Helium,  2He
Helium discharge tube.jpg
General properties
Pronunciationm/ (HEE-lee-əm)
Appearancecolorless gas, exhibiting a red-orange glow when placed in an electric field
Standard atomic weight (Ar, standard)4.002602(2)[1]
Helium in the periodic table
CaesiumBariumLanthanumCeriumPraseodymiumNeodymiumPromethiumSamariumEuropiumGadoliniumTerbiumDysprosiumHolmiumErbiumThuliumYtterbiumLutetiumHafniumTantalumTungstenRheniumOsmiumIridiumPlatinumGoldMercury (element)ThalliumLeadBismuthPoloniumAstatineRadon


Atomic number (Z)2
Groupgroup 18 (noble gases)
Periodperiod 1
Element category  noble gas
Electron configuration1s2
Electrons per shell
Physical properties
Phase at STPgas
Melting point0.95 K ​(−272.20 °C, ​−457.96 °F) (at 2.5 MPa)
Boiling point4.222 K ​(−268.928 °C, ​−452.070 °F)
Density (at STP)0.1786 g/L
when liquid (at m.p.)0.145 g/cm3
when liquid (at b.p.)0.125 g/cm3
Triple point2.177 K, ​5.043 kPa
Critical point5.1953 K, 0.22746 MPa
Heat of fusion0.0138 kJ/mol
Heat of vaporization0.0829 kJ/mol
Molar heat capacity20.78 J/(mol·K)[2]
Vapor pressure (defined by ITS-90)
P (Pa)1101001 k10 k100 k
at T (K)  1.231.672.484.21
Atomic properties
Oxidation states0
ElectronegativityPauling scale: no data
Ionization energies
  • 1st: 2372.3 kJ/mol
  • 2nd: 5250.5 kJ/mol
Covalent radius28 pm
Van der Waals radius140 pm
Color lines in a spectral range
Spectral lines of helium
Other properties
Crystal structurehexagonal close-packed (hcp)
Hexagonal close-packed crystal structure for helium
Speed of sound972 m/s
Thermal conductivity0.1513 W/(m·K)
Magnetic orderingdiamagnetic[3]
Magnetic susceptibility−1.88·10−6 cm3/mol (298 K)[4]
CAS Number7440-59-7
Namingafter Helios, Greek Titan of the Sun
DiscoveryPierre Janssen, Norman Lockyer (1868)
First isolationWilliam Ramsay, Per Teodor Cleve, Abraham Langlet (1895)
Main isotopes of helium
Iso­topeAbun­danceHalf-life (t1/2)Decay modePro­duct
| references

Helium (from Greek: ἥλιος, translit. Helios, lit. 'Sun') is a chemical element with symbol He and atomic number 2. It is a colorless, odorless, tasteless, non-toxic, inert, monatomic gas, the first in the noble gas group in the periodic table. Its boiling point is the lowest among all the elements. After hydrogen, helium is the second lightest and second most abundant element in the observable universe, being present at about 24% of the total elemental mass, which is more than 12 times the mass of all the heavier elements combined. Its abundance is similar to this figure in the Sun and in Jupiter. This is due to the very high nuclear binding energy (per nucleon) of helium-4 with respect to the next three elements after helium. This helium-4 binding energy also accounts for why it is a product of both nuclear fusion and radioactive decay. Most helium in the universe is helium-4, the vast majority of which was formed during the Big Bang. Large amounts of new helium are being created by nuclear fusion of hydrogen in stars.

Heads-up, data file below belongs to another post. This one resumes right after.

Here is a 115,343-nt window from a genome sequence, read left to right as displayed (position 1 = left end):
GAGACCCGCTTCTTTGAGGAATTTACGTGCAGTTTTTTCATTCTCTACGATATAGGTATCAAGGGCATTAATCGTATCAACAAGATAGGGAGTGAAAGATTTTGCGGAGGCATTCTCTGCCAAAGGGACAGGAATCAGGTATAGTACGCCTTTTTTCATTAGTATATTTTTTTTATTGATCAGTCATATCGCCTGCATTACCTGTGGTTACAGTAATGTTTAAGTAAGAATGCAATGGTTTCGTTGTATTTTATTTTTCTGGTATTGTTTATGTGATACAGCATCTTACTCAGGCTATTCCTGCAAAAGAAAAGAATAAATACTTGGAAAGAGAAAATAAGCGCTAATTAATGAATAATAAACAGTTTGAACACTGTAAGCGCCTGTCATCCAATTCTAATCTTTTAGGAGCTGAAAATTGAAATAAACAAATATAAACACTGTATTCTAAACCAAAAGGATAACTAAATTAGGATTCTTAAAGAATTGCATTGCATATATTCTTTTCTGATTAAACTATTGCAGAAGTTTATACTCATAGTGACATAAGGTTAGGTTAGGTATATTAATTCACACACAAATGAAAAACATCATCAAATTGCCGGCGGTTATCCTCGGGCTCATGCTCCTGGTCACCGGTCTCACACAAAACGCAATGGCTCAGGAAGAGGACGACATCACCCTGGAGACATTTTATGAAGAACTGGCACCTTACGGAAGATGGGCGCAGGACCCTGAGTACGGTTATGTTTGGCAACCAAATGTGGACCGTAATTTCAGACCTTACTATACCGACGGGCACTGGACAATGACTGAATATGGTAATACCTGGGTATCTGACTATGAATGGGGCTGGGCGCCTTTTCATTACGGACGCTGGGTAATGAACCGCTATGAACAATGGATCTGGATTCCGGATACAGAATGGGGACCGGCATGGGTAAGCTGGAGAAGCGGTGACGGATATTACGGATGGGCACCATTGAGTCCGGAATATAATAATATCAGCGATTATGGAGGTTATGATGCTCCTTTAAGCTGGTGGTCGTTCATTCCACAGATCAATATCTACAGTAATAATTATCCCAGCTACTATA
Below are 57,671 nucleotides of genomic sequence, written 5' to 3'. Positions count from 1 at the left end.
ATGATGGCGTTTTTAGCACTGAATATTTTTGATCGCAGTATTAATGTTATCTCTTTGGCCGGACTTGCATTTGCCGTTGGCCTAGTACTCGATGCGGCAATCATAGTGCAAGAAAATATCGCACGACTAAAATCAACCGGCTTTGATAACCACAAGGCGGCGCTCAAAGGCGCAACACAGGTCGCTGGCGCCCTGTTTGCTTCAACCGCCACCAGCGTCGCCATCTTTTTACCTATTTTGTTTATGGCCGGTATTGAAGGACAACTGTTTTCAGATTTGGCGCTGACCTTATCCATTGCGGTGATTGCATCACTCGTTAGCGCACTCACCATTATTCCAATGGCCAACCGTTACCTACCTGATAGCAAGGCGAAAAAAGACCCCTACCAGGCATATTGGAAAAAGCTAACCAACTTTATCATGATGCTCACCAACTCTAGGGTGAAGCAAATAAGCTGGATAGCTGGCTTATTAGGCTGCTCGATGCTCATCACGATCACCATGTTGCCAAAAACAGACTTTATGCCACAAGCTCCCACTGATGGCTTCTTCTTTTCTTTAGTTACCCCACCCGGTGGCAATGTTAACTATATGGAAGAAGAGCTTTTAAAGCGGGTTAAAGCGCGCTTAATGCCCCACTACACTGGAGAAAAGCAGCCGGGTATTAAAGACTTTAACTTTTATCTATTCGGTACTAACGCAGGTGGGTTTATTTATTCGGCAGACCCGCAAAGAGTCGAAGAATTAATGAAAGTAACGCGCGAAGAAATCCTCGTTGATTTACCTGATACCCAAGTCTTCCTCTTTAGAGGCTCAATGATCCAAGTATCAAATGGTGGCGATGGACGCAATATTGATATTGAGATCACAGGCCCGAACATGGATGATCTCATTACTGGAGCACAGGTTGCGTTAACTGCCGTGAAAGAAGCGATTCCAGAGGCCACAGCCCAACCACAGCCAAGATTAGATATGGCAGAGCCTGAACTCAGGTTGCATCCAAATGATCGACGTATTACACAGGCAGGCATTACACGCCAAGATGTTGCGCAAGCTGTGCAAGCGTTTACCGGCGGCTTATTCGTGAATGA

Helium is named for the Greek Titan of the Sun, Helios. It was first detected as an unknown yellow spectral line signature in sunlight during a solar eclipse in 1868 by Georges Rayet,[5] Captain C. T. Haig,[6] Norman R. Pogson,[7] and Lieutenant John Herschel,[8] and was subsequently confirmed by French astronomer Jules Janssen.[9] Janssen is often jointly credited with detecting the element along with Norman Lockyer. Janssen recorded the helium spectral line during the solar eclipse of 1868 while Lockyer observed it from Britain. Lockyer was the first to propose that the line was due to a new element, which he named. The formal discovery of the element was made in 1895 by two Swedish chemists, Per Teodor Cleve and Nils Abraham Langlet, who found helium emanating from the uranium ore cleveite. In 1903, large reserves of helium were found in natural gas fields in parts of the United States, which is by far the largest supplier of the gas today.

Liquid helium is used in cryogenics (its largest single use, absorbing about a quarter of production), particularly in the cooling of superconducting magnets, with the main commercial application being in MRI scanners. Helium's other industrial uses—as a pressurizing and purge gas, as a protective atmosphere for arc welding and in processes such as growing crystals to make silicon wafers—account for half of the gas produced. A well-known but minor use is as a lifting gas in balloons and airships.[10] As with any gas whose density differs from that of air, inhaling a small volume of helium temporarily changes the timbre and quality of the human voice. In scientific research, the behavior of the two fluid phases of helium-4 (helium I and helium II) is important to researchers studying quantum mechanics (in particular the property of superfluidity) and to those looking at the phenomena, such as superconductivity, produced in matter near absolute zero.